Social Proving: The Challenges and Rewards of Getting it Right for Your Business

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Home > Articles > Social Proving: The Challenges and Rewards of Getting it Right for Your Business

 Social Proving: The Challenges and Rewards of Getting it Right for Your Business

Louise Robinson and Daryll Cahill | Today's Manager
March 2, 2020

Vendors need to incorporate social proof evidence in their digital marketing mix to win work.

Social media, and its seemingly unstoppable rise to increasing levels of importance and use in our personal lives and business dealings, has meant that a new and multifaceted consideration is now in play in business-to-business (B2B) interactions. Many organisations need to adopt digital channels to engage in social proving activities, that is, addressing and resolving widespread social concerns about the vendor that arise from third- party comments, statements, and even accusations.
Vendors already manage complex information flows about themselves to their clients. This flow aims to facilitate successful transactions and be a persuasive foundation in the other’s purchase decision-making that may involve multiple internal and external stakeholders, time and budget considerations, and alignment to short- and long-term strategic goals.
Careful social media planning is essential in this process because in today’s competitive market, buyers can seek and obtain a large volume of information about the vendor. Some information produced outside of the vendor’s control or direct input will not necessarily support the vendor’s desired market positioning, and even can be deliberate Fake News designed to harm their prospects. Google searches can produce reviews, surveys, and polls about vendors. There is no quality control or vetting on this information; meaning that often it can be done without credible statistical data or legitimate business research techniques.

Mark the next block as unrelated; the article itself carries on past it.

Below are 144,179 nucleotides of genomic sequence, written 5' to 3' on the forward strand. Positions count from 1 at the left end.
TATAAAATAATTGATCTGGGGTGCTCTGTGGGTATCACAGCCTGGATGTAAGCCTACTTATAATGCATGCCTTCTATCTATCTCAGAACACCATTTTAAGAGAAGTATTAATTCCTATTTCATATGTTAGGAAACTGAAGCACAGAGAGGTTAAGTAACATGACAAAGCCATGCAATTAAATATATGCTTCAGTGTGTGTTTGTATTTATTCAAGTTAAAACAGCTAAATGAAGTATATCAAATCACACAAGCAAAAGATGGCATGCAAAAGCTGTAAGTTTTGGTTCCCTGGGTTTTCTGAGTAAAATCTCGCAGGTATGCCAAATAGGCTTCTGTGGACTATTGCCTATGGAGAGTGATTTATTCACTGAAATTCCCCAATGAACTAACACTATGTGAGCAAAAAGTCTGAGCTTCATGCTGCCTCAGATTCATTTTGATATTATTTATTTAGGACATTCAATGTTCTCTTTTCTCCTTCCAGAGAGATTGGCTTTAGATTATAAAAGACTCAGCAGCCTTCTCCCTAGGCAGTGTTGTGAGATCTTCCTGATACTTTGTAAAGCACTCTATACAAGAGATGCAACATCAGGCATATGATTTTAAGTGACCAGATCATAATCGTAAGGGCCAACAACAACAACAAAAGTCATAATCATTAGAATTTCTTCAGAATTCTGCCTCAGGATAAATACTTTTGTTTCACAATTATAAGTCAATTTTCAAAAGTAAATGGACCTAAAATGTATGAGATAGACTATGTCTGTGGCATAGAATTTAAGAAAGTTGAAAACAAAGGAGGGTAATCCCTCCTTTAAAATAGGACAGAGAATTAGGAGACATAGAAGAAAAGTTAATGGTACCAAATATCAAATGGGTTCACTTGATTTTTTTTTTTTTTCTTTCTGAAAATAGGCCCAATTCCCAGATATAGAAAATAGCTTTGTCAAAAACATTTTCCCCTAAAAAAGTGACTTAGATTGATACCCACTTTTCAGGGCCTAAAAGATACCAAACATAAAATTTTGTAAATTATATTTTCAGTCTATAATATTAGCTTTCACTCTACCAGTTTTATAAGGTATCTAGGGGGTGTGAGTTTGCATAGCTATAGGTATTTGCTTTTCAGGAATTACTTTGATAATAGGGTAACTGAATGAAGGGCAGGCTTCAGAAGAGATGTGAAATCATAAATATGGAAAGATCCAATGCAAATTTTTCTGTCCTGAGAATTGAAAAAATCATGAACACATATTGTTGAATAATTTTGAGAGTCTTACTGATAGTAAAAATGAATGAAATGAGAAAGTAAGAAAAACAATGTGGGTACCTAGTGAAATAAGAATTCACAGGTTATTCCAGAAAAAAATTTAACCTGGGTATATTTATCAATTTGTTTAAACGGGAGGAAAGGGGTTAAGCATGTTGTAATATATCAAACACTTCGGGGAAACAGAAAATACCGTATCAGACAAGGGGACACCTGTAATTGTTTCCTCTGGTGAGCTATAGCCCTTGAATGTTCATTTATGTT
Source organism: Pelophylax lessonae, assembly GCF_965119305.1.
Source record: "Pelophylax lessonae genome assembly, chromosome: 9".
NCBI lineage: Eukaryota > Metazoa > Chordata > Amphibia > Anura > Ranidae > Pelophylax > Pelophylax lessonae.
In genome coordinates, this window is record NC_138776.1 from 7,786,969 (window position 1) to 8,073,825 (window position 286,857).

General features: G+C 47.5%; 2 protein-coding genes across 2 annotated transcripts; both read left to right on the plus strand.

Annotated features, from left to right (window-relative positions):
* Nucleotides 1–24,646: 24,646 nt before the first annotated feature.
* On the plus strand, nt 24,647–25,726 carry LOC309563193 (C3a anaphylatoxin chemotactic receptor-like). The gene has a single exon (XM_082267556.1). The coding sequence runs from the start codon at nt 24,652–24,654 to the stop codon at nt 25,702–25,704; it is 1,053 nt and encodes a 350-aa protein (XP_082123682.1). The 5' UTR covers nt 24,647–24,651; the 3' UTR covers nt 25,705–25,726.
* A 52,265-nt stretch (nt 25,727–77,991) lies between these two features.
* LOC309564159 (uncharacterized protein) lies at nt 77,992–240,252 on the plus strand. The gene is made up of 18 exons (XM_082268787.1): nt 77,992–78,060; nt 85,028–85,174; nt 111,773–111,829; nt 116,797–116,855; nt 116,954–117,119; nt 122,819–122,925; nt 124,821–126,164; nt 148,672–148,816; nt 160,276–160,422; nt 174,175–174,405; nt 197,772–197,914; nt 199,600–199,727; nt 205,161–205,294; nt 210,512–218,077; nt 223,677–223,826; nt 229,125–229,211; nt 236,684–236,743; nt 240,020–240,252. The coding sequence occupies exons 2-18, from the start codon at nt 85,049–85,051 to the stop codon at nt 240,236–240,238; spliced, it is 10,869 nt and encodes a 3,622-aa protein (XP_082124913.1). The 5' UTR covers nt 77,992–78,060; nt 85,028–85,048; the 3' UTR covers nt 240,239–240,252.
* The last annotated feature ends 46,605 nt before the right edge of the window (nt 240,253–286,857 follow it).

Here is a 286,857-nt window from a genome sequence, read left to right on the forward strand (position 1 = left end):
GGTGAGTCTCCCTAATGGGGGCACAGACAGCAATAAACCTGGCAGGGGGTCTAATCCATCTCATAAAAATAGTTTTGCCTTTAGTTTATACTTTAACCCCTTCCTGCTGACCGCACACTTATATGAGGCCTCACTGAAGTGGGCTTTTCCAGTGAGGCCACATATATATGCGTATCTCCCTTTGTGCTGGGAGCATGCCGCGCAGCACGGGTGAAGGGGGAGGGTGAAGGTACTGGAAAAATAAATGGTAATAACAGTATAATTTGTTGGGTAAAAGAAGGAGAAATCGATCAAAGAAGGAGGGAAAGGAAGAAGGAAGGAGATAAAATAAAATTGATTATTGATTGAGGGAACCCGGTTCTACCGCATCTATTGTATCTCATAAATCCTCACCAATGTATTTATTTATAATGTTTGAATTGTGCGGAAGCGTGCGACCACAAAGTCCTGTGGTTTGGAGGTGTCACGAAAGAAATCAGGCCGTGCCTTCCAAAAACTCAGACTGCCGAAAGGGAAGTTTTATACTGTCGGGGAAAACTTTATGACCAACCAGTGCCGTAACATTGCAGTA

Today, the Internet provides easy access to vast amounts of information obtained from a range of sources. Vendors successfully use social media to curate their image and reputation content which, used in conjunction with other sales techniques, can create a compelling picture. But, social media itself has also developed rapidly, with some uses creating serious challenges to businesses. Cancel Culture, using social media to mount a sustained attack on a business’s reputation or practices is one such example. Vendors now need to be equally good at proactively and reactively using social media to monitor, address, and resolve social media-based attacks in a process of constantly proving that they are making a positive and ethical contribution to society.

Business can use social media as a call to their staff to constantly develop and promote social proof points.  Although not a new concept, the use of social proof to credential the vendor is now easily done digitally and needs to reflect the values and market positioning across all channels.  Authenticity is the key. The backlash that can arise from poor execution or response to social media messaging can be detrimental to any future business relationships and reputation.

Social media also offers ready comparison with other providers both locally and globally. Vendors require sales messages to reinforce their key attributes and benefits across all channels.  The sales cycle for services or IT purchases can be a long one; business development seeks to develop and build relationships and showcase credentials with a client, before projects are opened up to the market. Social media provides direct, targeted ongoing messaging, and supports market positioning which can provide foundations for prospective sales.